Also read: How Fast Do Hibiscus Plants Grow? (Hibiscus Growth Rate )
Prevents root shock
When you transplant your Hibiscus plant for any purpose, it can shock the roots since they shift from one place to another.
Besides, the plant faces an environmental change.
It can shock the roots for which they cannot absorb the nutrients properly.
It results in wilted or yellow leaves.
Epsom salt can help prevent this root shock by increasing chlorophyll and aiding the roots in absorbing the nutrients properly.
Heightens the nutrient absorption
Before adding Epsom salt to the soil, check the soil to know what minerals are present.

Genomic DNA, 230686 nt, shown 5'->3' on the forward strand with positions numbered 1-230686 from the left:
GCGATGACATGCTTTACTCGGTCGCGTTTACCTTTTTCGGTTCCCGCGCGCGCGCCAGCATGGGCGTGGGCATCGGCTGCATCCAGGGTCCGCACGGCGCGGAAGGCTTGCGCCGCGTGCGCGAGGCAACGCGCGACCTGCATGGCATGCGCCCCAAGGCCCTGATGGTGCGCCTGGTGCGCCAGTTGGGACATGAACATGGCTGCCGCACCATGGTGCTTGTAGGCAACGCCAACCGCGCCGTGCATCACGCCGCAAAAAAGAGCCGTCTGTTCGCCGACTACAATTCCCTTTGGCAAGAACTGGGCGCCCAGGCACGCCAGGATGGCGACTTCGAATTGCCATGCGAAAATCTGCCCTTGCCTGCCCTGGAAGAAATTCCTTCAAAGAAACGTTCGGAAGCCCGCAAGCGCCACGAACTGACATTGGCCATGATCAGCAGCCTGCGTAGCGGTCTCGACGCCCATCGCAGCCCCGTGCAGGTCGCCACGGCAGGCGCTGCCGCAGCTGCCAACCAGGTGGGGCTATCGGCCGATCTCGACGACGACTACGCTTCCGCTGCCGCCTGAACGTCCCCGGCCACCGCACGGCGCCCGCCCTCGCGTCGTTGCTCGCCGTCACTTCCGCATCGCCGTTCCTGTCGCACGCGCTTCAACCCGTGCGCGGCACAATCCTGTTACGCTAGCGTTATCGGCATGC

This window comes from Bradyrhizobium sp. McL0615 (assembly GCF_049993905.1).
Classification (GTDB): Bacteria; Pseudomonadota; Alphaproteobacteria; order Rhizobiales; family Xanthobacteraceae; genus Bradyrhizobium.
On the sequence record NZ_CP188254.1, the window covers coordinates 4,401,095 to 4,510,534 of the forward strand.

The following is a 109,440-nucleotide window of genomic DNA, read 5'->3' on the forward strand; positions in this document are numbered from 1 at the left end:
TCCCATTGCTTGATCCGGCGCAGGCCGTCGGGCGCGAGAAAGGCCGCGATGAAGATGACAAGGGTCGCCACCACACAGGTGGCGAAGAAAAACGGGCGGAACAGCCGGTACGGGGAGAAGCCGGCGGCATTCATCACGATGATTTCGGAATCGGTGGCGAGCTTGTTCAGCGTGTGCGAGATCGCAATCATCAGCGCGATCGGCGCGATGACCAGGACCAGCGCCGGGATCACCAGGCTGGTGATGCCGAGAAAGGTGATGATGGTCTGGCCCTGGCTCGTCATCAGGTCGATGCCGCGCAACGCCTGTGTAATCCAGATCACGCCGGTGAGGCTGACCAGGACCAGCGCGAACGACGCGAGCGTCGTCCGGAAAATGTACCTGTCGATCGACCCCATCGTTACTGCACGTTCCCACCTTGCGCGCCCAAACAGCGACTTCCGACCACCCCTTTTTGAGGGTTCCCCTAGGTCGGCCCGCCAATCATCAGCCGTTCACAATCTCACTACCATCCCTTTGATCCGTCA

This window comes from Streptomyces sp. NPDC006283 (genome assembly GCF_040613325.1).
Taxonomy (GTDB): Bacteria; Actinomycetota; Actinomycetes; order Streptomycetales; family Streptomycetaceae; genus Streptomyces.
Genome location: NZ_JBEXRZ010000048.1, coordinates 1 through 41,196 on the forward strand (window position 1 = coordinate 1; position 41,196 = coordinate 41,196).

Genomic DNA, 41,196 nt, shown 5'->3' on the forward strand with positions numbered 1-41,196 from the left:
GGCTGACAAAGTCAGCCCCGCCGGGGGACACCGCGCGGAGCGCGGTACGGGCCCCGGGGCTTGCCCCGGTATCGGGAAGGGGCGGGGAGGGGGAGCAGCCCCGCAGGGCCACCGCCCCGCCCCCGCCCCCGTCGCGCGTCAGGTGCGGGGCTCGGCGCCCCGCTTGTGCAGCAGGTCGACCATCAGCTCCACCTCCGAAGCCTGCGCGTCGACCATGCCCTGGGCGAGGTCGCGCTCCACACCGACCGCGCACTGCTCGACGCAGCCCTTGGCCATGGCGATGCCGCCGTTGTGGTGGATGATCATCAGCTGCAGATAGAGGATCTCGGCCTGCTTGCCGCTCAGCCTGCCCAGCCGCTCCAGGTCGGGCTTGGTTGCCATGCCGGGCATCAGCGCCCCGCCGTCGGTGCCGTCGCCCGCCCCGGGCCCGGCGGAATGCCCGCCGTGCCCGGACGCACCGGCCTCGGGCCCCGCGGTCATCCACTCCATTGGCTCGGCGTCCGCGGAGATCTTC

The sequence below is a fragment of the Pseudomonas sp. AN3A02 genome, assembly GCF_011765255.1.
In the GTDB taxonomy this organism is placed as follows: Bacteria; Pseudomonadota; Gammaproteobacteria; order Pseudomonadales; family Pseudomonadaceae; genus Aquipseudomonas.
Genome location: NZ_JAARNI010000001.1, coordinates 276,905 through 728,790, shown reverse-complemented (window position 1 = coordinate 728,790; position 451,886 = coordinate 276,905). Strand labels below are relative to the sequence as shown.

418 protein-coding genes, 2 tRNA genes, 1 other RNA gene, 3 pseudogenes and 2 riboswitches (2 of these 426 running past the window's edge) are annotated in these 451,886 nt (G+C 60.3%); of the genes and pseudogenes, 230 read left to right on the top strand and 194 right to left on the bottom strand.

If magnesium is perfect, adding Epsom salt can cause an overdose.
Adding Epsom salt increases magnesium and heightens the plant’s absorption speed.
Epsom salt contains magnesium and sulfur, which further helps the Hibiscus plant to absorb essential nutrients like nitrogen, potassium, and phosphorus.
Apply Epsom salt in small quantities only once a month.
Before applying, check whether the plant has any stress or not.
Avoid using the salt if the plant is unwell.
Balances the level of nutrients
If your plant is not responding, it could be due to a lack of nutrients.
And, Hibiscus owner knows that this plant is a heavy feeder.
Sometimes, low pH level also reduces the magnesium content in the soil.
It causes an imbalance in the nutrition levels.
To balance it, add Epsom salt to the plant to correct the magnesium level and create a good balance in the nutrition level.
Increases flowers and flower size